The End of an Era

After over 6 years of intensive research and community development work in and around the Yachana Reserve, GVI Amazon is coming to a close. We have finished our final research project (look forward to our Road Effects paper, coming soon!) and are handing over the project to our partner, The Yachana Foundation. They will continue to maintain and monitor the reserve, using it as an hands-on science education center for students -- we're very excited to see what fabulous things this next generation of scientists find! For more detail on GVI Amazon's closure, and our accomplishments over the years, please read on...
GVI Amazon Closure Statement

Tuesday, November 24, 2009

Sunday morning Minga

Sacrifice was the order of the day this Sunday. Unlike normal Sundays where we get out of bed at 9am, we were awakened to the breakfast bell at 6am! Today was our minga day (minga being the technical Ecuadorian term for when the community comes together to get a big job done), and we were off to el Colegio Técnico Yachana and the Yachana Lodge, located on the other side of the Rio Napo to work with the community and high school kids there.

There was quite a few sleepy faces as we sat down to breakfast after little sleep – the previous night we celebrated the birthday of the much loved Chris Beirne – a key member of staff here on the GVI Amazon expedition and we had a full night of games where we competed in a series of events, such as tug of war, egg tossing and rope-made relay.

We arrived at port at 7am, ready to meet the canoe, with us all keen to get started with some good old fashioned hard work. As we have grown accustomed to during in our time here, the pace of life is a lot slower here and things don’t always happen on time – our canoe arrives just shy of 8am and then we shot straight upstream to get to work.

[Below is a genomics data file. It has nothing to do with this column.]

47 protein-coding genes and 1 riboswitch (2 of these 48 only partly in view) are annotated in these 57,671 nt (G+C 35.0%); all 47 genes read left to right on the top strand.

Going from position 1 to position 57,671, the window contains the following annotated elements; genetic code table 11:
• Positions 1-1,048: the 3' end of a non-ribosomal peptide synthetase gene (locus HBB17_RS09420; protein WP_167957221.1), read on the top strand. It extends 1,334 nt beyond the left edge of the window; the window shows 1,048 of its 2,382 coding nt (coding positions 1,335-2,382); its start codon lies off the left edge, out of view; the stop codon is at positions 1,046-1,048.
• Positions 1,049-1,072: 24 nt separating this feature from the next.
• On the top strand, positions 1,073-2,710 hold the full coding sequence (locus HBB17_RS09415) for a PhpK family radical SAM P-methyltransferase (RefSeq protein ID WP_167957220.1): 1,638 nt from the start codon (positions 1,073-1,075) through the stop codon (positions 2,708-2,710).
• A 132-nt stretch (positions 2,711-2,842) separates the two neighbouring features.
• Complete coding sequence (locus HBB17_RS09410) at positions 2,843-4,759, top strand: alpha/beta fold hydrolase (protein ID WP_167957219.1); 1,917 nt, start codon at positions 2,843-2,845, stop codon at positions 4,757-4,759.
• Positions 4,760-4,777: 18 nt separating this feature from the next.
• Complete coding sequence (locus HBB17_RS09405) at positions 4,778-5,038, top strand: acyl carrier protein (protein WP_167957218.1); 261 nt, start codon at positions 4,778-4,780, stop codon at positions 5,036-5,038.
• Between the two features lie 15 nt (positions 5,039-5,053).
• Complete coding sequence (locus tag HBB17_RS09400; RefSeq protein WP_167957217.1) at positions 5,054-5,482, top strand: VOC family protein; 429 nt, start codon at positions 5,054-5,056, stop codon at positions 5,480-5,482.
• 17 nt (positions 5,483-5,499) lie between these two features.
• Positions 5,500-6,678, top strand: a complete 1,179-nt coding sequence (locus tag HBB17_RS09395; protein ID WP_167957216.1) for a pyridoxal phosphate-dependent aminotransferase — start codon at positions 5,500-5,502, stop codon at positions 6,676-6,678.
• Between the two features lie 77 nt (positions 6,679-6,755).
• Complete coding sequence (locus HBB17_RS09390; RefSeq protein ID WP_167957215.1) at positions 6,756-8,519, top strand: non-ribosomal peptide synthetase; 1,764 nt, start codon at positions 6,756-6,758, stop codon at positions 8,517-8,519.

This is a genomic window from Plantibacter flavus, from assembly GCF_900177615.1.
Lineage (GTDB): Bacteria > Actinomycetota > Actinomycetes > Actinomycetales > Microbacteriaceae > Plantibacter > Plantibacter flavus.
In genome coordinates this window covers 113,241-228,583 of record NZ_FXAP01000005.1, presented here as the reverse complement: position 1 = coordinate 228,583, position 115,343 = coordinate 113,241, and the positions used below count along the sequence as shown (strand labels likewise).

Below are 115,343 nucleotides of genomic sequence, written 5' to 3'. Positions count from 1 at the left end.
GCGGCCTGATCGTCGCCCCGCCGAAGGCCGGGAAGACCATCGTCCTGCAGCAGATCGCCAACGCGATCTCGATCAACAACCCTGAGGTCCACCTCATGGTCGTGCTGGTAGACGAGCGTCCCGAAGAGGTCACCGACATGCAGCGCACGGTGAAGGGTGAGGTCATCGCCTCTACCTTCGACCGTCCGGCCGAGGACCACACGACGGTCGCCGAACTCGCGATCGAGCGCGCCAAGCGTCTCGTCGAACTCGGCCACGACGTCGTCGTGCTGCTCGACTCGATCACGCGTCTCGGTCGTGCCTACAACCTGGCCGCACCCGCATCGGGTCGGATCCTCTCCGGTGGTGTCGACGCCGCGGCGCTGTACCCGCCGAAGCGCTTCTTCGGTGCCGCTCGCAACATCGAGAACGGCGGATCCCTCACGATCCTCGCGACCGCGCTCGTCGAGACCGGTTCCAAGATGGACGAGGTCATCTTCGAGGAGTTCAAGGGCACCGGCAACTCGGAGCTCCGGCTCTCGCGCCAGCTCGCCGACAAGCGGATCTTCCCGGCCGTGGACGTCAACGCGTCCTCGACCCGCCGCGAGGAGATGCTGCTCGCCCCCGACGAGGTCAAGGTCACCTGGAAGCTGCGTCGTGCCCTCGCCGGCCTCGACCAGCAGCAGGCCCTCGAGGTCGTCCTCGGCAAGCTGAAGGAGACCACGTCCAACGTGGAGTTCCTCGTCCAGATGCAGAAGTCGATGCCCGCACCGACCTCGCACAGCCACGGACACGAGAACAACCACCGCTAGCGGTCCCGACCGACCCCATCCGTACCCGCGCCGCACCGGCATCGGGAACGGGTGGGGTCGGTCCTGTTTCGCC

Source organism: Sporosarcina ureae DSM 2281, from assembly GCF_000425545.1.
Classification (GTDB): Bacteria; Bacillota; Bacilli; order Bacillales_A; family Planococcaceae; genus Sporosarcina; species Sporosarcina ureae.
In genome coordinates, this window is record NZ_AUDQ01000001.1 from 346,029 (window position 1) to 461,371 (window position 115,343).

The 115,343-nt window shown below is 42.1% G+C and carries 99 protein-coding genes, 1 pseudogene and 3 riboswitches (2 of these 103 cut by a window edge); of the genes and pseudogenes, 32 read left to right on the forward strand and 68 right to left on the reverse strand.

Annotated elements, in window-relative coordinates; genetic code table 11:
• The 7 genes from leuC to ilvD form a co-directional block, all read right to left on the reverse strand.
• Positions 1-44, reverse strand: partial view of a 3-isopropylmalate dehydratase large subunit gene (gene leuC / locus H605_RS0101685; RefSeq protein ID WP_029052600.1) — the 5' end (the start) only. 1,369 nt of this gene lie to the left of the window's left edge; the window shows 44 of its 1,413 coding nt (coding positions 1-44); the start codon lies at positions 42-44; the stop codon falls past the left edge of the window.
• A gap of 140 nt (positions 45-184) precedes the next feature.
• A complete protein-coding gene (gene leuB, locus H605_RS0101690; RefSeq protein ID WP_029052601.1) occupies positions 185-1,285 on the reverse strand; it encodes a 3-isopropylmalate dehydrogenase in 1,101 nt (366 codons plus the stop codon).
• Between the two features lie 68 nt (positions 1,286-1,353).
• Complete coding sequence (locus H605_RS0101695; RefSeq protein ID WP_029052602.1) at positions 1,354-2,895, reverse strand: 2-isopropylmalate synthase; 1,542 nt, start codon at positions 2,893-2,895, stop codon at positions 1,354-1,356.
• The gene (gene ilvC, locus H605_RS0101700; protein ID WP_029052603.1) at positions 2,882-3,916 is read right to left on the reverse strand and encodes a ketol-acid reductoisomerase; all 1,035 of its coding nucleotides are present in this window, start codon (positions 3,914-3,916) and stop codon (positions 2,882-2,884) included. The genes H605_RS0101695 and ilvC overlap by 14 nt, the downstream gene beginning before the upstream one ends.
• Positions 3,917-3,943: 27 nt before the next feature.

Next month the Yachana Lodge is scheduled to hold a high profile conference and is attracting some important people. As such, much work is being done to get everything ready and so we went there to give them some help in any way we could. Upon arrival we were sorted into three groups and were led off to start work on three different jobs. The first group was to lay down stone paths and so they had to carry the stones and sand up from the river’s edge in big sacks. The second group were taken to the agricultural area of the colegio, to clear the cacao plantation of fallen logs and rotting tree and any other bushes that were not needed. They used their put their machete training into action and worked hard all morning to make the area look spick and span. The last group had to do a similar job, but the reason for this job was a bit more exotic – recently the colegio has acquired a few African sheep, which look a lot like goats and so an area of land had to be cleared so they could graze and drink and be merry.

The work was hard and hot but it was definitely well worth it, we really felt like we achieved loads that morning. We want to thank them for letting us help, it was a great sense of achievement and after all the hard work we were all treated to a big slap up lunch at the colegio as a thank you for the efforts that we put in.